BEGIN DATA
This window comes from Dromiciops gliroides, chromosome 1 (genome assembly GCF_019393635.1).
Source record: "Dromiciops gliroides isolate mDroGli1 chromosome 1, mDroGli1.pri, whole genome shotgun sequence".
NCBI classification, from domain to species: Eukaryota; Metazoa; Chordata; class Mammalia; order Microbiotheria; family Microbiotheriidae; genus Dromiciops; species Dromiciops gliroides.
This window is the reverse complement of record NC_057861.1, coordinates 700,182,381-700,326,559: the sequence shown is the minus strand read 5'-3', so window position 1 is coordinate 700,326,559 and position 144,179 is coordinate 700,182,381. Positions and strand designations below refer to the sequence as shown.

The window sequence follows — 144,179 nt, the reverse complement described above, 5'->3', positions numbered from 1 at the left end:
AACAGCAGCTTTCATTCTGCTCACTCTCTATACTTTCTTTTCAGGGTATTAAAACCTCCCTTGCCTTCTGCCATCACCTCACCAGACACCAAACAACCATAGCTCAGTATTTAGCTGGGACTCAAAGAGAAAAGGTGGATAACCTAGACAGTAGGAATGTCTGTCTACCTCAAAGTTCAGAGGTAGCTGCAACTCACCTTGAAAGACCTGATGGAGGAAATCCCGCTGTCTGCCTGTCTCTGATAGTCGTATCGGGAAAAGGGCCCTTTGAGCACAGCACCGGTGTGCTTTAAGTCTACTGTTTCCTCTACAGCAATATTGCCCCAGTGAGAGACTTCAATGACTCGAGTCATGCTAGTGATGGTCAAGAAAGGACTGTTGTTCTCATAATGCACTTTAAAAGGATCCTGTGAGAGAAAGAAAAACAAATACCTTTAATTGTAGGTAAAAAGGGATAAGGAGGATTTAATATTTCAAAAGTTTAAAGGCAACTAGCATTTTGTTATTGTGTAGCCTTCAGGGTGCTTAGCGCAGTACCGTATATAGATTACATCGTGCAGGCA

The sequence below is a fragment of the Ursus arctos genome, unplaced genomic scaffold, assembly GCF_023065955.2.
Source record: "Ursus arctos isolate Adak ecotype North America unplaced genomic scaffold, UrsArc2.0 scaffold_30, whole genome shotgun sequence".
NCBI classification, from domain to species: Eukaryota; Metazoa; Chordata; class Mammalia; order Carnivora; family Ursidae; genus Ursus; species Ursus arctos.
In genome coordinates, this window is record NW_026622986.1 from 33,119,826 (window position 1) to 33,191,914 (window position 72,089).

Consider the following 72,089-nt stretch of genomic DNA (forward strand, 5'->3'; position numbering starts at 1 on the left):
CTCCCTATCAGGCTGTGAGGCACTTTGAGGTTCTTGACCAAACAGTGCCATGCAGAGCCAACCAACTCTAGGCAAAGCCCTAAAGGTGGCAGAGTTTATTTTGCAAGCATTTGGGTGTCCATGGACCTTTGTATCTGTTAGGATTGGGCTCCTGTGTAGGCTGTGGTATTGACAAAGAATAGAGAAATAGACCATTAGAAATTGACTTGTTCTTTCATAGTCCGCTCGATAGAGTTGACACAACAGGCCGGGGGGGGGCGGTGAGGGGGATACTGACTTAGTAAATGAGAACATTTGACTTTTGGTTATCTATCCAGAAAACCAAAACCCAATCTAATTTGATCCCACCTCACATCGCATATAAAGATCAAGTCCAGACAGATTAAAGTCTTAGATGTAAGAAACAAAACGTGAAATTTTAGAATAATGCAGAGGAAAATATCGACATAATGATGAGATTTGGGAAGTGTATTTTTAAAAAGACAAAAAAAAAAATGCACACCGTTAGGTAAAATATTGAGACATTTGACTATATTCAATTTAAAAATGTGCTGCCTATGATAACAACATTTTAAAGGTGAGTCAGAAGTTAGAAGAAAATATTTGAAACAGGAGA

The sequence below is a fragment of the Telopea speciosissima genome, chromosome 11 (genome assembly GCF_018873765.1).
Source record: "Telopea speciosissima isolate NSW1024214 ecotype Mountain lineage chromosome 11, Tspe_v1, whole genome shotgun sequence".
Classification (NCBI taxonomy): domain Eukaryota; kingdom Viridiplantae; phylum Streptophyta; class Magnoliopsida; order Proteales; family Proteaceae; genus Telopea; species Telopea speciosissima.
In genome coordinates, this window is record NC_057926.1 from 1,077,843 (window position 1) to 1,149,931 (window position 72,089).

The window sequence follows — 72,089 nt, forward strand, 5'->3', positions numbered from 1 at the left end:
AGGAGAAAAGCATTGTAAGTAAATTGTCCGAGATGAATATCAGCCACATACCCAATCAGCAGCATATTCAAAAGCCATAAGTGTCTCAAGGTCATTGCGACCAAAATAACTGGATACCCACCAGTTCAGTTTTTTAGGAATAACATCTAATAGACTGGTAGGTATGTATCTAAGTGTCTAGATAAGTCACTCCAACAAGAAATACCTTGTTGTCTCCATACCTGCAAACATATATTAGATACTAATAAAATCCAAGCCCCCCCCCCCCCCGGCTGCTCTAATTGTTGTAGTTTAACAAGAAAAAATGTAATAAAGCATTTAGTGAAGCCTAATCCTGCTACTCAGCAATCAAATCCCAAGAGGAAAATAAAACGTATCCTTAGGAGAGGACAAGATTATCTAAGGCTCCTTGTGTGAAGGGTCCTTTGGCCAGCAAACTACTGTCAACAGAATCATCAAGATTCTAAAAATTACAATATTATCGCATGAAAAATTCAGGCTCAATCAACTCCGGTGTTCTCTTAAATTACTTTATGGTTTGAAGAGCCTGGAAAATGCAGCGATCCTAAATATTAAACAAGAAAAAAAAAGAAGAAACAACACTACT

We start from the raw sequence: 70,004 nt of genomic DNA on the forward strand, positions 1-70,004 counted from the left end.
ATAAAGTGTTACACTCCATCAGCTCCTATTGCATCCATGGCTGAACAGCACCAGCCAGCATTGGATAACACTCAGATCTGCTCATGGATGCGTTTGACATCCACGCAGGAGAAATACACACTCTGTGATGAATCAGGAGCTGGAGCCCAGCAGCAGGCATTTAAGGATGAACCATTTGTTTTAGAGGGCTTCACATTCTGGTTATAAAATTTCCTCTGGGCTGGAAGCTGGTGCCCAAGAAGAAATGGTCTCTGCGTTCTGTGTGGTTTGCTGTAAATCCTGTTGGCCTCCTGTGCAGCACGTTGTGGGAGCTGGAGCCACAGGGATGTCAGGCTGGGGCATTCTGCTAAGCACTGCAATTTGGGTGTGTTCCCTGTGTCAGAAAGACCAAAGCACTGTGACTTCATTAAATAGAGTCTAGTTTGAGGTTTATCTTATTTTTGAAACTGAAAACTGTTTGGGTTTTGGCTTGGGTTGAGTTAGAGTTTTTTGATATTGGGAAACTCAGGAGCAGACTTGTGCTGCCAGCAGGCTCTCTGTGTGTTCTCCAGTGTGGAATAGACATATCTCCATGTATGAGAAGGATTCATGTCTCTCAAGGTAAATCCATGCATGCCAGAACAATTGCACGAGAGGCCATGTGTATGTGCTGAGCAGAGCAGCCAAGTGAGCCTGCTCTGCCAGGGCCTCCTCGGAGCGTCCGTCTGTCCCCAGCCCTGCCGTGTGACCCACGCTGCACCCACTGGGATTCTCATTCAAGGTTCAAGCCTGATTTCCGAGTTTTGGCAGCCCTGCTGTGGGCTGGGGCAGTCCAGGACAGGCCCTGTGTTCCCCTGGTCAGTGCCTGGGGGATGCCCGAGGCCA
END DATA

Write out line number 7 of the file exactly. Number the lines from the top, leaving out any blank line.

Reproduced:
The sequence below is a fragment of the Ursus arctos genome, unplaced genomic scaffold, assembly GCF_023065955.2.